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“God is Love: Radical Inclusion:” Sherman Church to celebrate 55 years of racial inclusion in the United Methodist Church on Saturday

At the 1968 General Conference, held April 21-May 4, 1968, in Dallas, racial segregation was one of the main issues confronting the merger that created The United Methodist Church. (Photo courtesy of United Methodist Commission on Archives and History)

Sherman Avenue United Methodist Church, a multicultural community of faith on Madison’s north side, will host a worship service event on Saturday, April 22, titled “God is Love: Radical Inclusion” to acknowledge the United Methodist Church’s 55th anniversary of its decision to be fully racially inclusive.

“It’ll be a worship service where we acknowledge the 55th anniversary of the United Methodist Church combining into one organization and becoming fully inclusive racially,” Sherman Church Rev. David Hart tells Madison365. “We’re going to have Reverend Joseph Baring as the speaker. There will be other individuals who will be making presentations and we will host a reception afterward. It is going to be a good time.”

Saturday’s theme will be “God is Love.”

“With the theme, we just want to express the inclusiveness of God – that God is not simply tolerant, but God teaches us the way of loving kindness and meeting people where they are … but also finding them in their pain and oppression and working with all of us here to make the world a better place,” Hart says.



The United Methodist Church was officially formed on April 23, 1968, with the unification of the Methodist Church and the Evangelical United Brethren Church, along with the dissolution of the Central Jurisdiction, which segregated African-Americans from their Methodist brethren.

“So there were several components of the Methodism that had been existing and operating and that included historically Black Methodist strands. The CME Church, the AME, AME Zion, and so forth,” Hart remembers. “There were several groups of Methodist churches that had existed and there were districts in which Black congregations were present and growing, but the body was not entirely inclusive. So, in 1968, there was a unification of all of these bodies and an acknowledgment that there needed to be inclusiveness on all fronts, particularly of race.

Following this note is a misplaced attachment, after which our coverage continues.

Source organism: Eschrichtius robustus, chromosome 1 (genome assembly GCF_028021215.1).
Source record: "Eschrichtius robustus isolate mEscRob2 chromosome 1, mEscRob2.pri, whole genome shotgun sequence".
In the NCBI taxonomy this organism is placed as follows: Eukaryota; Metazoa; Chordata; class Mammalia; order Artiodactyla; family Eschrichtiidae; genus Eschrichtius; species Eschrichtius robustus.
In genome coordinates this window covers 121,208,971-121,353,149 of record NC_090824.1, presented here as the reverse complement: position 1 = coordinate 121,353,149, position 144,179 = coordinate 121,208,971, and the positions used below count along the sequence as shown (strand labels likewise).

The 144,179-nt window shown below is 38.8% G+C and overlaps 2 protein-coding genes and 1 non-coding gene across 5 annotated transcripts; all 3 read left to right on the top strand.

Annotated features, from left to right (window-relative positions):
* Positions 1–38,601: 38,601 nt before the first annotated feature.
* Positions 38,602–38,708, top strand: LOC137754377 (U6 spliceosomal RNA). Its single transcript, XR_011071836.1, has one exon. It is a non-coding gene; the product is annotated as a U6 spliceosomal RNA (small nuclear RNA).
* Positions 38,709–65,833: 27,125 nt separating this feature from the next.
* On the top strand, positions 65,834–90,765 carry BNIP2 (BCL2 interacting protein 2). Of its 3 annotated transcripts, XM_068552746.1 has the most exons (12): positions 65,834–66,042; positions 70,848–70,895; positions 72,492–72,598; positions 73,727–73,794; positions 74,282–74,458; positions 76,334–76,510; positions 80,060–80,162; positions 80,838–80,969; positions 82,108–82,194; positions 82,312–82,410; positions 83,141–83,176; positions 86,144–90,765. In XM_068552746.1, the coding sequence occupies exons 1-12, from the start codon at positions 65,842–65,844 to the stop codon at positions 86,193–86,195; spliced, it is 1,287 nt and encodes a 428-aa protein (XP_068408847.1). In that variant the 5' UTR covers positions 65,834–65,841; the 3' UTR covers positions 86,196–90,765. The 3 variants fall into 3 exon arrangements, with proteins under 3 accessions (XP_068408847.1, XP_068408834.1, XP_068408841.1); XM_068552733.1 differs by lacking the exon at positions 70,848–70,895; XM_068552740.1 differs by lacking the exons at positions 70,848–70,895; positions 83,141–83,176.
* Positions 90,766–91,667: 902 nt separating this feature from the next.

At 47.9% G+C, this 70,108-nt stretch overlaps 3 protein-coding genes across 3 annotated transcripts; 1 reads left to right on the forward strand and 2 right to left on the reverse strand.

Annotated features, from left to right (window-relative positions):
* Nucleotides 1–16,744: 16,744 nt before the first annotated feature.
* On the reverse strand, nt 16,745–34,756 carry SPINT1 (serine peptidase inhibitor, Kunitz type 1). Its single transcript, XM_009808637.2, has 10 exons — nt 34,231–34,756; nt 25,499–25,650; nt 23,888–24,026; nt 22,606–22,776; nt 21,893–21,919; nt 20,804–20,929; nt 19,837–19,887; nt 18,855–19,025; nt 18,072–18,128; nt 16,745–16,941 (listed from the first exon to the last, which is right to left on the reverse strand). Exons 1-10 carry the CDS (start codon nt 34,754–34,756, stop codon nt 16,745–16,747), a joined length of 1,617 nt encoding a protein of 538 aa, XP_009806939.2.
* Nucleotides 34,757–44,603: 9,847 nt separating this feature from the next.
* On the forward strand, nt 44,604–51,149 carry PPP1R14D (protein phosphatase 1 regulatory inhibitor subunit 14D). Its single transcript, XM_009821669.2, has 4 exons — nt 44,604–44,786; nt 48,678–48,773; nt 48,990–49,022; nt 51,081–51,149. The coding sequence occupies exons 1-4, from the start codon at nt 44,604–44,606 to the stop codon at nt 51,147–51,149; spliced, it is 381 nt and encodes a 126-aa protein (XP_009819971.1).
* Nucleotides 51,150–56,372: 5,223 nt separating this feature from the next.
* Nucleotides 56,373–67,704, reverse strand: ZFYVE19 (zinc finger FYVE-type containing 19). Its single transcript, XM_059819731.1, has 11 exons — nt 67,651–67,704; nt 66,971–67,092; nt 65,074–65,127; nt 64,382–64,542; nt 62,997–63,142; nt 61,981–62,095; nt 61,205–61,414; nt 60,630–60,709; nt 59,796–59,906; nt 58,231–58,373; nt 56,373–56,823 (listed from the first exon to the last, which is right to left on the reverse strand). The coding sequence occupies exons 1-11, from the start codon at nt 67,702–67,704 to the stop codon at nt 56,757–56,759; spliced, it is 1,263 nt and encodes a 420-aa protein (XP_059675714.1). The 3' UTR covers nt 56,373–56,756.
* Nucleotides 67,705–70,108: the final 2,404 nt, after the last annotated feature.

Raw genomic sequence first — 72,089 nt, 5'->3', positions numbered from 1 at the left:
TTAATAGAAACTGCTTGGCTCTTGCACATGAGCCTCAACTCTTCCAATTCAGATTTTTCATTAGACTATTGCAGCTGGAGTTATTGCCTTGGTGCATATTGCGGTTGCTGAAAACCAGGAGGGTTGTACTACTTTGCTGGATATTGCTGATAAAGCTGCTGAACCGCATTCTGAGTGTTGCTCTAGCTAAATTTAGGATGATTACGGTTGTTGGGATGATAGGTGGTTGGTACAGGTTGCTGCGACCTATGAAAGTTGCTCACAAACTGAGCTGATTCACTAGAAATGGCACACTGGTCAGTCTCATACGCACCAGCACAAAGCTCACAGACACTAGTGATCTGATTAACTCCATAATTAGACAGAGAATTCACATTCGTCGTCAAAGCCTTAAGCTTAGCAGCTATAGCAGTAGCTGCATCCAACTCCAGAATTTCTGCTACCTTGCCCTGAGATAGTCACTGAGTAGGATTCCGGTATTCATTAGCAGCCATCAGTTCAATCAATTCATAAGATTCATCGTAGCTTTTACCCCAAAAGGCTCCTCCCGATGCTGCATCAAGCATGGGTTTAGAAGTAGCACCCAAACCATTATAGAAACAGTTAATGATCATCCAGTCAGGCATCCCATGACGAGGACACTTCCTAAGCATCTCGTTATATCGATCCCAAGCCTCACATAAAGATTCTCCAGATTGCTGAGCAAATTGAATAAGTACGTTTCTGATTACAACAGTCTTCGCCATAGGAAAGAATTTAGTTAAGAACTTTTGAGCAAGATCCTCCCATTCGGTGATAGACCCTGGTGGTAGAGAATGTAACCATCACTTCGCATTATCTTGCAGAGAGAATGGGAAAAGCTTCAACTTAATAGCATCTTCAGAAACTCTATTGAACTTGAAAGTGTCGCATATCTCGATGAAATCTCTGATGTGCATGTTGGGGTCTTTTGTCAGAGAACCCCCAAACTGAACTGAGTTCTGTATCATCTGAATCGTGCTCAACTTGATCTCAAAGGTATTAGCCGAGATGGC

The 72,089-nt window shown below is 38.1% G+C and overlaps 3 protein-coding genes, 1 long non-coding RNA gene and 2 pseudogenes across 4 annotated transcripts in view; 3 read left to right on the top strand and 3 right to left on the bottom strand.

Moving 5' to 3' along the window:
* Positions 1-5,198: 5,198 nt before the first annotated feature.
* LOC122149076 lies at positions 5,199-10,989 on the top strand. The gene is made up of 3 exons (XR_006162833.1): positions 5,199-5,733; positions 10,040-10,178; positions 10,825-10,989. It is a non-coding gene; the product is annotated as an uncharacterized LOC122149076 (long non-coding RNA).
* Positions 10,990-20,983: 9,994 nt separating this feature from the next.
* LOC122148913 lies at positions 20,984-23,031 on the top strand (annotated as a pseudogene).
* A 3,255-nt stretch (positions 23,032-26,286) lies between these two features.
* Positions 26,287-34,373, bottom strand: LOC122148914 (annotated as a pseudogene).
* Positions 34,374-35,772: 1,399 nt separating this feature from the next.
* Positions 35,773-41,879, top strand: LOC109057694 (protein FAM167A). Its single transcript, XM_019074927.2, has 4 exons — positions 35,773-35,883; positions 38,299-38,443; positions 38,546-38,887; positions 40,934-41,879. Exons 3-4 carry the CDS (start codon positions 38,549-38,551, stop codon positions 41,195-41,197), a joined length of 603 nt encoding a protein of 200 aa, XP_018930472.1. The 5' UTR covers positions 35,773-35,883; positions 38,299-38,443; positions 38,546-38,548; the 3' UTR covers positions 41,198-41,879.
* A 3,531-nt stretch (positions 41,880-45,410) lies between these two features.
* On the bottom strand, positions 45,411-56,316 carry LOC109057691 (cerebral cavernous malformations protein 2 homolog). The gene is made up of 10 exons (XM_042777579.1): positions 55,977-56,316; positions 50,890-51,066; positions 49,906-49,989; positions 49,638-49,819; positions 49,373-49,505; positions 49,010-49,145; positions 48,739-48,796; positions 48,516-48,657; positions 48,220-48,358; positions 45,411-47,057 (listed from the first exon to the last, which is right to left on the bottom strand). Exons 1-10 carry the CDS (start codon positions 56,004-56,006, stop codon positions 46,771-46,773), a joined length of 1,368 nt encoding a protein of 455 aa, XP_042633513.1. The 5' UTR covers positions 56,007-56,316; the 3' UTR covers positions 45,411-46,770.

“Of course, we’re now finding ourselves as a United Methodist Church in familiar and somber territory in that we’re having a very similar discussion about whether or not people should be included, loved, and welcomed into the church because of who God made them and who God made them to love.”

Rev. David Hart

The worship service, Hart adds, will be part history lesson, part healing dialogue, and all-engaging worship to observe the 55th anniversary of the unification of the Evangelical United Brethren and Methodist Churches, held in 1968. 

Hart says that there is still more work to be done around diversity and inclusion, but it’s also important to acknowledge “where we have come from.”

“There’s no question that as a society, as a culture, as a country, and as a communion, we have taken tremendous steps to be inclusive. Clearly, there’s more work that has to be done,” Hart says. “We as the church have to speak publicly in allyship for women, Black women, for those who are marginalized and oppressed. And so as not just Dr. King said, but any number of prophets who stood on the side of the oppressed, would say, ‘when there is injustice anywhere or when the oppressed exist anywhere, that means it exists for all of us.’  So until oppression is alleviated, until justice is administered for everyone and equality and equity are a reality for everyone, then we still have work to do as a church, as a community, and as a society, as well.”

Sherman United Methodist Church
(Photo by A. David Dahmer)


The Wisconsin Council of Churches will be co-sponsoring the event. Hart stresses that the whole community is invited. 

“Saturday’s event is open to everybody. It’s going to be Jesus-centered, but there are certainly going to be many aspects for the secular community and folks who are not Christians … just in terms of the historical context we will provide,” he says. “We’re going to have folks like Sondra Brown who is a consultant on equity, diversity and inclusion, speak to the historical framework of this anniversary. There will be pieces in the worship service for everyone. This celebration and acknowledgment are open to everyone and everyone is invited and will feel at home and welcome there.”


“God is Love: Radical Inclusion” will take place Saturday, April 22, 5 p.m. Sherman Avenue United Methodist Church is located at 3705 N. Sherman Ave. in Madison.